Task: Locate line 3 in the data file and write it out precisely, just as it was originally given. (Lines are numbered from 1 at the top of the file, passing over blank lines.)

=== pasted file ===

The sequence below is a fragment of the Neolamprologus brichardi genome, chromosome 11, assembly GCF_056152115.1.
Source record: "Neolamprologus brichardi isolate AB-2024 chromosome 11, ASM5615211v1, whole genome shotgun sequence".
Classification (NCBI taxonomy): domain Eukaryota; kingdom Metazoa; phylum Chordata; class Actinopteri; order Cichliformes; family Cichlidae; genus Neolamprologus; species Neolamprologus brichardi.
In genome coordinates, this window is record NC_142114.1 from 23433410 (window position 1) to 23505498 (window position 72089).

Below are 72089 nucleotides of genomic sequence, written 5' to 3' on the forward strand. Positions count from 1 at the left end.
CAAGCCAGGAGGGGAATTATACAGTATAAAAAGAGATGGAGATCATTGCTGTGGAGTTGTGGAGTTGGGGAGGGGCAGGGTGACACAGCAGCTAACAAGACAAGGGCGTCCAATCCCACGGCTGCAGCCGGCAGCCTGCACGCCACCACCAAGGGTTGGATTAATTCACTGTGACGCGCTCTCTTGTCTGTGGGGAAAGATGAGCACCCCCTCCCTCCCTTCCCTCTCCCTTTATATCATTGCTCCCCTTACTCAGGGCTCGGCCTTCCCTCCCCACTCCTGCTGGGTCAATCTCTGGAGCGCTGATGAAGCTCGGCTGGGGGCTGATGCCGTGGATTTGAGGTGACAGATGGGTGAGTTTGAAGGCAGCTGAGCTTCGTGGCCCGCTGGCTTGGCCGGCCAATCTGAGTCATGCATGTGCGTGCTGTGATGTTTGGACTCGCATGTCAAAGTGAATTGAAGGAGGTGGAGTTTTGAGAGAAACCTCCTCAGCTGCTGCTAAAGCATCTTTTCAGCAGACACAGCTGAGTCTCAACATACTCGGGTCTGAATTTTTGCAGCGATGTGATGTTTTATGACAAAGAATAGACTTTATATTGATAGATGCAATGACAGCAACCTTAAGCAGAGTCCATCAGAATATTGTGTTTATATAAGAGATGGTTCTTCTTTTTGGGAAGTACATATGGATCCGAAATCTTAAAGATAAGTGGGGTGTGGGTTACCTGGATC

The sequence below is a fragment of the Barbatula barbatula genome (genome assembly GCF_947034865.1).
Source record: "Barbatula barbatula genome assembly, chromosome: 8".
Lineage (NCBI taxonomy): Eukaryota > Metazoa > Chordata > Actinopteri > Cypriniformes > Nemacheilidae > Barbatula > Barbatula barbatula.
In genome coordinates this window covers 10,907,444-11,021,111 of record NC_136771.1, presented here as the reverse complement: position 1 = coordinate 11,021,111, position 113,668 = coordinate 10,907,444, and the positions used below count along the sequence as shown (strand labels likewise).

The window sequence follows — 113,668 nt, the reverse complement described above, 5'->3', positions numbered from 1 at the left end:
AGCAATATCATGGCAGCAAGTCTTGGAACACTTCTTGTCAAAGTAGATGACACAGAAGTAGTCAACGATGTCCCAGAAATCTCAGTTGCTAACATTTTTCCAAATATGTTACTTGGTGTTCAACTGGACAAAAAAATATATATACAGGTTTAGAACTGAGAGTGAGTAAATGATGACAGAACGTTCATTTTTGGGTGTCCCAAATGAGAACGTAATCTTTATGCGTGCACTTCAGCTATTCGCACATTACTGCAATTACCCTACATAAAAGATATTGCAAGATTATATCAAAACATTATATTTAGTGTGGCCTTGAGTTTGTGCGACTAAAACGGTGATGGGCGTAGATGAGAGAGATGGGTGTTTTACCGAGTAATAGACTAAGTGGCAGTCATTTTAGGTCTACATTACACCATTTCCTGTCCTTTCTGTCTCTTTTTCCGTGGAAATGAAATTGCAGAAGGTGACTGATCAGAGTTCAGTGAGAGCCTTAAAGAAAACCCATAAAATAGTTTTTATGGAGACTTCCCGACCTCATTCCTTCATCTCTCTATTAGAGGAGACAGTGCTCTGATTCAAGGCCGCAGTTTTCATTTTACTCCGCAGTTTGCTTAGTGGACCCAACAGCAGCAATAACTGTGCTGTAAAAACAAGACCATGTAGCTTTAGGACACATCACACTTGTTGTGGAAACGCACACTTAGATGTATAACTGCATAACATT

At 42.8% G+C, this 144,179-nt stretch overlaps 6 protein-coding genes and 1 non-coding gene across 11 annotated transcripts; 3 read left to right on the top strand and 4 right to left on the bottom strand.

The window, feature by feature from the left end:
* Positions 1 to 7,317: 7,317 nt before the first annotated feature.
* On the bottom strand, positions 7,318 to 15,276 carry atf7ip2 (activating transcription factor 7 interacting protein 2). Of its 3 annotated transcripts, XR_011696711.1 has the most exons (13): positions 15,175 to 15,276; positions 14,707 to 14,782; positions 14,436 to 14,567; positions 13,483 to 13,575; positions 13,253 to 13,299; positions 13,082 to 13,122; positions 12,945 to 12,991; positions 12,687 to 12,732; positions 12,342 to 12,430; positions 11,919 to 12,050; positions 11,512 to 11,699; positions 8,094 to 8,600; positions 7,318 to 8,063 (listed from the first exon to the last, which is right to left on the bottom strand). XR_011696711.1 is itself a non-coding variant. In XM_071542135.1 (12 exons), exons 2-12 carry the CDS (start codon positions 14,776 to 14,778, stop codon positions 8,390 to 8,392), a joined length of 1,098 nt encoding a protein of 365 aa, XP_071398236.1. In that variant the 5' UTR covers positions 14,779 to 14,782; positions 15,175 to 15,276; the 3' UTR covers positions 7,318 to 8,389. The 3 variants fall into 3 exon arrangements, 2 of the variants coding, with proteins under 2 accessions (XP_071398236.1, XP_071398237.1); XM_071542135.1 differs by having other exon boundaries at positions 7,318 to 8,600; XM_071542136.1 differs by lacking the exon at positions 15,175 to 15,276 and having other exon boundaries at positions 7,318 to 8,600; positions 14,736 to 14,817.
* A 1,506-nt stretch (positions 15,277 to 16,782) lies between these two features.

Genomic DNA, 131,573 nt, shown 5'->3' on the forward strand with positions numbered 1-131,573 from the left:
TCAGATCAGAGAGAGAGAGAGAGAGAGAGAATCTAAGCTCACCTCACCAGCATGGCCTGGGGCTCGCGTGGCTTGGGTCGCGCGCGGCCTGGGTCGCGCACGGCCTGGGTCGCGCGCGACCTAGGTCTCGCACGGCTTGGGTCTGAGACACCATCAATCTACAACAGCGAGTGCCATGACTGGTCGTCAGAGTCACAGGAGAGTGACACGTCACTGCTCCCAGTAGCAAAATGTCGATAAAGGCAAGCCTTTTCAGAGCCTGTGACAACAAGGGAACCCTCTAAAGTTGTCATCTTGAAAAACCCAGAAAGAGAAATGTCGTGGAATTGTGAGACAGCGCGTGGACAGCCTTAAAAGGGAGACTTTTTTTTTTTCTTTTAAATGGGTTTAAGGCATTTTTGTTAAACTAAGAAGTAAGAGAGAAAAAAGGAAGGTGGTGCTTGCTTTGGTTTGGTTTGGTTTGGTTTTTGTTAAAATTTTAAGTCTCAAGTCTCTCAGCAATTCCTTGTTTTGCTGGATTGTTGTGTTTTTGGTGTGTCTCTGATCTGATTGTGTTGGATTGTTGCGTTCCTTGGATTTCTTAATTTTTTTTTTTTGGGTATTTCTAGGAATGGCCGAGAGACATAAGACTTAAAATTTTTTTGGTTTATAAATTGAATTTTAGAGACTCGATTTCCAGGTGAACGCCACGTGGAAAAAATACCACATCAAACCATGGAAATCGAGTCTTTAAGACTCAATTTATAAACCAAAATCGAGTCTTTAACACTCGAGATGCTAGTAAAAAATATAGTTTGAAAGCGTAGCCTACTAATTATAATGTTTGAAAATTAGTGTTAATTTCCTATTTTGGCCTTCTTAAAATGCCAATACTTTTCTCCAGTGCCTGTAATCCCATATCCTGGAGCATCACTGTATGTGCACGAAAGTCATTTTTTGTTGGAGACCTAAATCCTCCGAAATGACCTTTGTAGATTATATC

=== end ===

Classification (NCBI taxonomy): domain Eukaryota; kingdom Metazoa; phylum Chordata; class Actinopteri; order Cichliformes; family Cichlidae; genus Neolamprologus; species Neolamprologus brichardi.